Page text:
Letters Home: Dan Oshinsky

Dan Oshinsky graduated from the Missouri School
of Journalism
in 2009 with a degree in convergence
journalism. He founded Stry in 2010 and is currently
a Reynolds Fellow.
The following letter was submitted March 6, 2012

Dear ONA,

You want advice? Yeah, I could dole out some of that. I could lecture on the value of networking. I could ramble on the virtues of listening.

Or I could just give you the advice you really need to hear:

Stop listening to me.

If you're reading this, you're a student at the University of Missouri's School of Journalism, which means you've accidentally stumbled into one of most amazing places to do journalism in the entire world. You are surrounded by some of the smartest journalism people in the universe. You have opportunities beyond measure, and they exist within a three-block radius of Shakespeare's Pizza.

So you should stop reading this, because reading this won't do you any good. It won't get you a step closer to doing what you want to do with your life. It won't get you a step closer to getting the job you want.

Journalism students spend way too much time listening, and not nearly enough time building things and screwing things up.

So if you're still reading, this is me giving you permission to do whatever the hell you want. That's why you're here: To build awesome things. To try stuff that all of us in the real world will tell you is too stupid to try.

If you're still reading this, you're wasting time you can't afford to lose.

Live Blogging: Covering the Election in Innovative Ways

6:31 ONA Mizzou's March 15 meeting wraps up! That's all, folks. April's meetings will consist of officer elections. Interested in becoming an ONA Mizzou executive board member? Email ONAMizzou@gmail.com for more information!

6:29: Social media strategies: Summers uses Twitter as a reporter's notebook to help log quotes from events quickly, versus sifting through paper notes. But Facebook? Summers uses it as a minimal work and mostly personal social media network.

6:27: What's it like to work at Politico? Summers says it is intense and can be demanding, but she has a wide range to cover a variety of political topics; often, stories she wouldn't be able to write at other news organizations. But don't be afraid - Summers says there's room for younger journalists, too. She says the newsroom is young and looks for journalists who are obsessed with politics and have strong writing and story telling skills.

6:25: Deadlines on the campaign trail can be tight. She mentions a time she wrote a story in under 20 minutes (on her Blackberry) while fellow Politico reporters drove and made calls.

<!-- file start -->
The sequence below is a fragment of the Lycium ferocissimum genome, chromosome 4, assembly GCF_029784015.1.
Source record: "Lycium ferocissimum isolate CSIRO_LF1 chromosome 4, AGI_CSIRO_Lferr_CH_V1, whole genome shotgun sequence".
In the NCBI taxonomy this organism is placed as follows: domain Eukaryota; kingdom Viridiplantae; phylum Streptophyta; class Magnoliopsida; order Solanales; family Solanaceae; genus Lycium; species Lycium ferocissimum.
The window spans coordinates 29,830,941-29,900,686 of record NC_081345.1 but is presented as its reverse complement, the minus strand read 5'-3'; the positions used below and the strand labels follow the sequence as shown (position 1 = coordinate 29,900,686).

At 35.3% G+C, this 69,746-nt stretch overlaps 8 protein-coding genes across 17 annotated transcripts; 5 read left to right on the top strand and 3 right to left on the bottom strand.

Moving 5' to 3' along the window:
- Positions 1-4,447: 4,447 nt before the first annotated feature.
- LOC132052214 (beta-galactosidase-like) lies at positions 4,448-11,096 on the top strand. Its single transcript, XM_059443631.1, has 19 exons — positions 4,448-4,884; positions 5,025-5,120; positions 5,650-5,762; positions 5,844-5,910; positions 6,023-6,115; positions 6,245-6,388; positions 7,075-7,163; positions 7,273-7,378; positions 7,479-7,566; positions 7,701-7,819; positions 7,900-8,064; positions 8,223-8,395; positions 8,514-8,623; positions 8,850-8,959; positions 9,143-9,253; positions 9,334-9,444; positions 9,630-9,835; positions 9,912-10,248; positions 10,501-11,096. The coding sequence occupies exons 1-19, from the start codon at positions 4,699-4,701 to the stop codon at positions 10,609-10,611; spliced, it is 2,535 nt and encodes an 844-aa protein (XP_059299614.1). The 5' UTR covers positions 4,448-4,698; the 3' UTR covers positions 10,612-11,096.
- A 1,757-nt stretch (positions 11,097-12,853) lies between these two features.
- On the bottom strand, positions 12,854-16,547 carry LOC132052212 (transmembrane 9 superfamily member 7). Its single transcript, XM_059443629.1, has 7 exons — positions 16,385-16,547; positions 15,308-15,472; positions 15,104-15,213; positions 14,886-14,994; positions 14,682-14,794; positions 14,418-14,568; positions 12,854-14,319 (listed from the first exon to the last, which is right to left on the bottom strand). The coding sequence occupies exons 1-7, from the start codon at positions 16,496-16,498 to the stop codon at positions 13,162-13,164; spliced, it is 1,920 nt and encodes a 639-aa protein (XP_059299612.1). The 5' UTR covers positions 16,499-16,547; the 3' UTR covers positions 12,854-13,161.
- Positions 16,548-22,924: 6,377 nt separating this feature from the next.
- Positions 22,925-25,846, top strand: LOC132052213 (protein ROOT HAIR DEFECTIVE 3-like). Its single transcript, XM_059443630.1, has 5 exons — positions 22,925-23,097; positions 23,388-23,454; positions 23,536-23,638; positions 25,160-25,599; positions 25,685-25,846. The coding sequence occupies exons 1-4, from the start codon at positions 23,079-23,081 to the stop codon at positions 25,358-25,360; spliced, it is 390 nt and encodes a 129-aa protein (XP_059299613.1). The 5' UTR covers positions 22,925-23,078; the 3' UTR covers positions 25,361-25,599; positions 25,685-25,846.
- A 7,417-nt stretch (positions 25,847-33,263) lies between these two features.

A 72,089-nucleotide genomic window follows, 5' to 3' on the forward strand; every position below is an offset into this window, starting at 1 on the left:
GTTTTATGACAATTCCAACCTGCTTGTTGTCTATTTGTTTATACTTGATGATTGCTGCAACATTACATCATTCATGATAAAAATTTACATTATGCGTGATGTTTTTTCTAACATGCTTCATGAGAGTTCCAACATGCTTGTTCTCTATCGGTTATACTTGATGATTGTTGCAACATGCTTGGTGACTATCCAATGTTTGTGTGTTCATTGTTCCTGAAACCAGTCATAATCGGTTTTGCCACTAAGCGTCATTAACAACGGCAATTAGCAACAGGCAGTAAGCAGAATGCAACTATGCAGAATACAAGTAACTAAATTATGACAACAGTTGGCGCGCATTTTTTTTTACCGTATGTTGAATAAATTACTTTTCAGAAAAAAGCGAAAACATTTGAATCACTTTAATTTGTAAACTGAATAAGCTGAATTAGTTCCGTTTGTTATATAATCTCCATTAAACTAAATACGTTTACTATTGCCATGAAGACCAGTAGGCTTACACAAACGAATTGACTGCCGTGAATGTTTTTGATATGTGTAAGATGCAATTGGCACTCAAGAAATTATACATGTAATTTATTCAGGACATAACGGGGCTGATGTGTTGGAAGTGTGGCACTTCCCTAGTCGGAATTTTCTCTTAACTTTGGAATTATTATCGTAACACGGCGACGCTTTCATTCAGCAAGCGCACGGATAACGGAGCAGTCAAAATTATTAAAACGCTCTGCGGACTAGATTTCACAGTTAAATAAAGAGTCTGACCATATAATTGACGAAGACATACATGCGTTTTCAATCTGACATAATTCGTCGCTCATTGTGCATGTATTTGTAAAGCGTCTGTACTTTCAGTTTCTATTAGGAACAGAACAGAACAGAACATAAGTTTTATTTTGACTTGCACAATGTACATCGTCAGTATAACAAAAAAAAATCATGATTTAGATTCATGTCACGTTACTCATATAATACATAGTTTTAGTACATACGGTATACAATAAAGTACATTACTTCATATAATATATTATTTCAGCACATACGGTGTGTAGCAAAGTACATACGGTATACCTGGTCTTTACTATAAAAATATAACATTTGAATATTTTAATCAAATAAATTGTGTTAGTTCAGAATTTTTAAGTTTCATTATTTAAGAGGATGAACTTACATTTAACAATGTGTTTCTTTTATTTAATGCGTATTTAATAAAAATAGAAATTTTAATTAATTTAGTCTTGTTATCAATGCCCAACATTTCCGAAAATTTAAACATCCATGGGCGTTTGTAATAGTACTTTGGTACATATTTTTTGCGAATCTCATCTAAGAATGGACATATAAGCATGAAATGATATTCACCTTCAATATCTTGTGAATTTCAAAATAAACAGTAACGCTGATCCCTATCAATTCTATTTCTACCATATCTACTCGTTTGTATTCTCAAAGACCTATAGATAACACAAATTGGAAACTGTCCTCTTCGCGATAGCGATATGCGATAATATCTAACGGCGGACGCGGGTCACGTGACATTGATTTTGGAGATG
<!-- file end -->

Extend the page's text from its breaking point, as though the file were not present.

6:22: Juana Summers is on ONA's board of directors. She says to definitely get involved, attend conferences. "It's totally worth it." Have ideas about how to help ONA or make it stronger? Summers says to contact her!

6:20: "It really helps to like the people that you work with." Summers discusses that when being embedded with other journalists, it's important to build relationships with them, even when working for competing papers. "If you don't make friends, you're not a nice person."

6:19: Hermain Cain, John Huntsman and now Rick Santorum. Almost Rick Perry (but his campaign dropped, too). As candidates drop, Politico moves Summers around. "It's a little bit of a luck of the draw." Senior correspondents are more likely to be assigned candidates who are most likely to receive their party's nomination.

6:18: Summers says her convergence journalism background (she's a 2009 Mizzou grad!) has helped her juggle all the things she's asked to do for her job.

Letters Home: Lauren Mickler

Lauren Mickler is a news/sports reporter at KEZI 9
in Eugene, Ore. She graduated from the Missouri
School of Journalism in 2010 with a degree in
broadcast journalism. 
Written in November of 2011

Dear Young Tigers,

There are so many things about life that you have to experience yourself to really understand, things you can only learn by making a few mistakes, and lessons that will only be valuable once you look back on them. But there are some things in life that you learn by example. Some stuff you’ll get right the first time without screwing something up first. I’m here to save you some time -- and trouble -- by sharing some of the things I’ve learned along the way.